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Business Process Management: Bridging the Gap between Business and IT

Business process management tools help solve many of the problems with traditional architectures by isolating application code from rapidly-changing business processes. This article is a good managerial overview of the issues, benefits, and components of BPM.


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rganizations the world over are looking for better flexibility and higher productivity. They need software applications that are not only long-lasting but also adaptable to change. Business process management (BPM) is a revolution in the software industry today that's providing such capabilities. BPM may be defined as the practice of improving the efficiency, effectiveness, and operational agility of an enterprise by automating, optimizing, and managing its business processes. BPM enables business processes to be designed independently of any single application and then leveraged as shared business logic. This article provides an overview of BPM and workflow, and then briefly discusses how the two differ. It then highlights the features and benefits provided by a complete BPM solution and links to widely used BPM products (both proprietary and open source).

What is a Business Process?
A business process is a sequence of one or more related, structured activities that has a clearly stated objective and a deliverable or outcome. In this PDF file, the Workflow Management Coalition (WFMC) defines a business process as "A set of one or more linked procedures or activities which collectively realize a business objective or policy goal, normally within the context of an organizational structure defining functional roles and relationships." Business Process Diagram (BPD)
Business processes are generally depicted diagrammatically, in a graphic form called a business process diagram (BPD). A BPD is actually a process diagram drawn using a business process designer. It is based on a flowcharting technique and consists of graphical objects that represent a network of related activities, the information about the activities, and the flow that defines the order of execution of these activities. These graphical objects have distinct symbols and shapes that help distinguish various types of activities.

Workflow
According to the Workflow Management Coalition, workflow is the "automation of a business process, in whole or part, during which documents, information, or tasks are passed from one participant to another for action, according to a set of procedural rules." Workflow Management System (WFMS)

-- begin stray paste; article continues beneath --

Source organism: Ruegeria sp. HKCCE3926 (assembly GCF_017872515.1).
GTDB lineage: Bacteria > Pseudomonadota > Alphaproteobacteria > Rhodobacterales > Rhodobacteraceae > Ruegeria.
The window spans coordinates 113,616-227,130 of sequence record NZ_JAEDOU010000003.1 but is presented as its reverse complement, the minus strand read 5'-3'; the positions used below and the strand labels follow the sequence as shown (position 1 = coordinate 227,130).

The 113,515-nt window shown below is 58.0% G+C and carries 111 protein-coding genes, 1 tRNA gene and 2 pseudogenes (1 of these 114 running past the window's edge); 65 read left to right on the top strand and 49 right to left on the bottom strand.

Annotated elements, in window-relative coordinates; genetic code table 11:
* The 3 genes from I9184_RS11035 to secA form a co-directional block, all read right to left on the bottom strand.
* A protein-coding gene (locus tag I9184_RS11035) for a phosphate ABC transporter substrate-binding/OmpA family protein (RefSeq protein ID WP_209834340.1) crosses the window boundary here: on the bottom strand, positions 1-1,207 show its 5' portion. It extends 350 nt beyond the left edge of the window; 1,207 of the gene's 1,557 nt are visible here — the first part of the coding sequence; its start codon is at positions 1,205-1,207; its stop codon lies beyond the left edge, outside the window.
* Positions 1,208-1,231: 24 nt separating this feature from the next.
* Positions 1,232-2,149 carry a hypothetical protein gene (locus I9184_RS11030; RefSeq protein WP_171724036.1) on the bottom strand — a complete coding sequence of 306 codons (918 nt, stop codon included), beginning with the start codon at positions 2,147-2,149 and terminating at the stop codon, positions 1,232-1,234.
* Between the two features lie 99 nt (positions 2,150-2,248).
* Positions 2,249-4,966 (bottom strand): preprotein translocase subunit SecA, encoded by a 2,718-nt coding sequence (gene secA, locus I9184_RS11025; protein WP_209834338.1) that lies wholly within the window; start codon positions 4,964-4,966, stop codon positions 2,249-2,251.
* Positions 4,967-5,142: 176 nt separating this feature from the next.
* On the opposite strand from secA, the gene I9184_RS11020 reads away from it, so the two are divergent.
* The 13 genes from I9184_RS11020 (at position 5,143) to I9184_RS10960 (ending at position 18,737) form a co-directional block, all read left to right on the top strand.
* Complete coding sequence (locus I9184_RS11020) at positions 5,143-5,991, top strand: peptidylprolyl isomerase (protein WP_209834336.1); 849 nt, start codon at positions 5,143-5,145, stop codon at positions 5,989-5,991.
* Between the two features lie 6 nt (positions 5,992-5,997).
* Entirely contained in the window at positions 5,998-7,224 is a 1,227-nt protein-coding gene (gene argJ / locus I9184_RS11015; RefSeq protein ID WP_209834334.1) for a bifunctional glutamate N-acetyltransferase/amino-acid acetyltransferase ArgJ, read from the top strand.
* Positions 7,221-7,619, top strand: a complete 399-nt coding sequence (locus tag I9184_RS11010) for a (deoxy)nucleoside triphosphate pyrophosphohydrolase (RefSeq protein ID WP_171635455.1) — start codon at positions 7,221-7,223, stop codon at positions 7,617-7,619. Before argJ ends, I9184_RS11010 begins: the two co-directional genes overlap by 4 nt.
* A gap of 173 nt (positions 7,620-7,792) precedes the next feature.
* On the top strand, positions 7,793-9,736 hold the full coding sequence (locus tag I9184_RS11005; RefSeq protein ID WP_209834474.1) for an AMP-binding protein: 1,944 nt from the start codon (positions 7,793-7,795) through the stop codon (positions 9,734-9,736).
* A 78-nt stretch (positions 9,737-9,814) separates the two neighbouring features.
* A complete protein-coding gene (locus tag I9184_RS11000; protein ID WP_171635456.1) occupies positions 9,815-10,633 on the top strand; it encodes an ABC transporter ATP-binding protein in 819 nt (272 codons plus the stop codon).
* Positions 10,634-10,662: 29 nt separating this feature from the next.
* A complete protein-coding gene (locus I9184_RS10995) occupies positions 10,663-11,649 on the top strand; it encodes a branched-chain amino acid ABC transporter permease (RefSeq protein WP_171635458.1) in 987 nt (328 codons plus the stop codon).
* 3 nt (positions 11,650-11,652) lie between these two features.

Large organizations have many such workflow operations—and these benefit from being grouped and managed just as do other businesses processes. A Workflow Management System (WFMS) is software that manages workflow execution, by interpreting the process definition, interacting with workflow participants and, where required, invoking external IT tools and applications. Note that all workflow systems are process oriented.



Bear with me while I finish defining workflows, then I'll compare them generally to business processes so you can see how the two fit together. Components of WFMS
WFMS have two basic components:

  • A workflow modeling component, which lets you model workflows visually.
  • A workflow execution component that's responsible for launching and managing workflows.
Benefits of Workflow
Because workflows are such common business operations and are usually labor-intensive, they also consume a measurable percentage of business costs; therefore, automating them provides a number of benefits, including:
  • Reduced operating cost. Workflow automation reduces the unit cost to execute a transaction.
  • Increased efficiency. Business process automation can eliminate many unnecessary steps.
  • Better control. Automation standardizes working methods and provides audit trails that can improve managerial control.
  • Improved customer service. Improved consistency and control result in better customer service.
  • Flexibility. Automated processes are relatively easy to change as business requirements change, and—unlike changing human-driven processes—modifying an automated process results in immediate and permanent change.


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